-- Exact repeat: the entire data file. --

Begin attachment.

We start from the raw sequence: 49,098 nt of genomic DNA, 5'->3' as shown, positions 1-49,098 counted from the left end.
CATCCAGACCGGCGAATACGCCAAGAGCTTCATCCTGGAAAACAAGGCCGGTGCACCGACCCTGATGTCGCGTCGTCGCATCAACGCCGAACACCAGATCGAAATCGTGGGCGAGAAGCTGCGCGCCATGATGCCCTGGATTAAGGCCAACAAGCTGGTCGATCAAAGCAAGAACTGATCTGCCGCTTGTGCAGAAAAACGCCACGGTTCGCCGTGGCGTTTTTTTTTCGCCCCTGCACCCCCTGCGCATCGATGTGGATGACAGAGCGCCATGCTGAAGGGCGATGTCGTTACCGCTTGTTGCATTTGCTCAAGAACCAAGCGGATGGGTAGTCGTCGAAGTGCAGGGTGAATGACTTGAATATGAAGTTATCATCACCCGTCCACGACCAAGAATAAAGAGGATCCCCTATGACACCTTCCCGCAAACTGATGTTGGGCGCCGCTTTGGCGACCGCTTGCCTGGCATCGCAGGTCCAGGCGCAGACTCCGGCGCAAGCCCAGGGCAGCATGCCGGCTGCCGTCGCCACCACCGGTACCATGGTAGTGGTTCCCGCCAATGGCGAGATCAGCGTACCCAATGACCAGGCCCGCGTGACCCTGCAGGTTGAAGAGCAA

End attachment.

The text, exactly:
We start from the raw sequence: 49,098 nt of genomic DNA, 5'->3' as shown, positions 1-49,098 counted from the left end.
CATCCAGACCGGCGAATACGCCAAGAGCTTCATCCTGGAAAACAAGGCCGGTGCACCGACCCTGATGTCGCGTCGTCGCATCAACGCCGAACACCAGATCGAAATCGTGGGCGAGAAGCTGCGCGCCATGATGCCCTGGATTAAGGCCAACAAGCTGGTCGATCAAAGCAAGAACTGATCTGCCGCTTGTGCAGAAAAACGCCACGGTTCGCCGTGGCGTTTTTTTTTCGCCCCTGCACCCCCTGCGCATCGATGTGGATGACAGAGCGCCATGCTGAAGGGCGATGTCGTTACCGCTTGTTGCATTTGCTCAAGAACCAAGCGGATGGGTAGTCGTCGAAGTGCAGGGTGAATGACTTGAATATGAAGTTATCATCACCCGTCCACGACCAAGAATAAAGAGGATCCCCTATGACACCTTCCCGCAAACTGATGTTGGGCGCCGCTTTGGCGACCGCTTGCCTGGCATCGCAGGTCCAGGCGCAGACTCCGGCGCAAGCCCAGGGCAGCATGCCGGCTGCCGTCGCCACCACCGGTACCATGGTAGTGGTTCCCGCCAATGGCGAGATCAGCGTACCCAATGACCAGGCCCGCGTGACCCTGCAGGTTGAAGAGCAA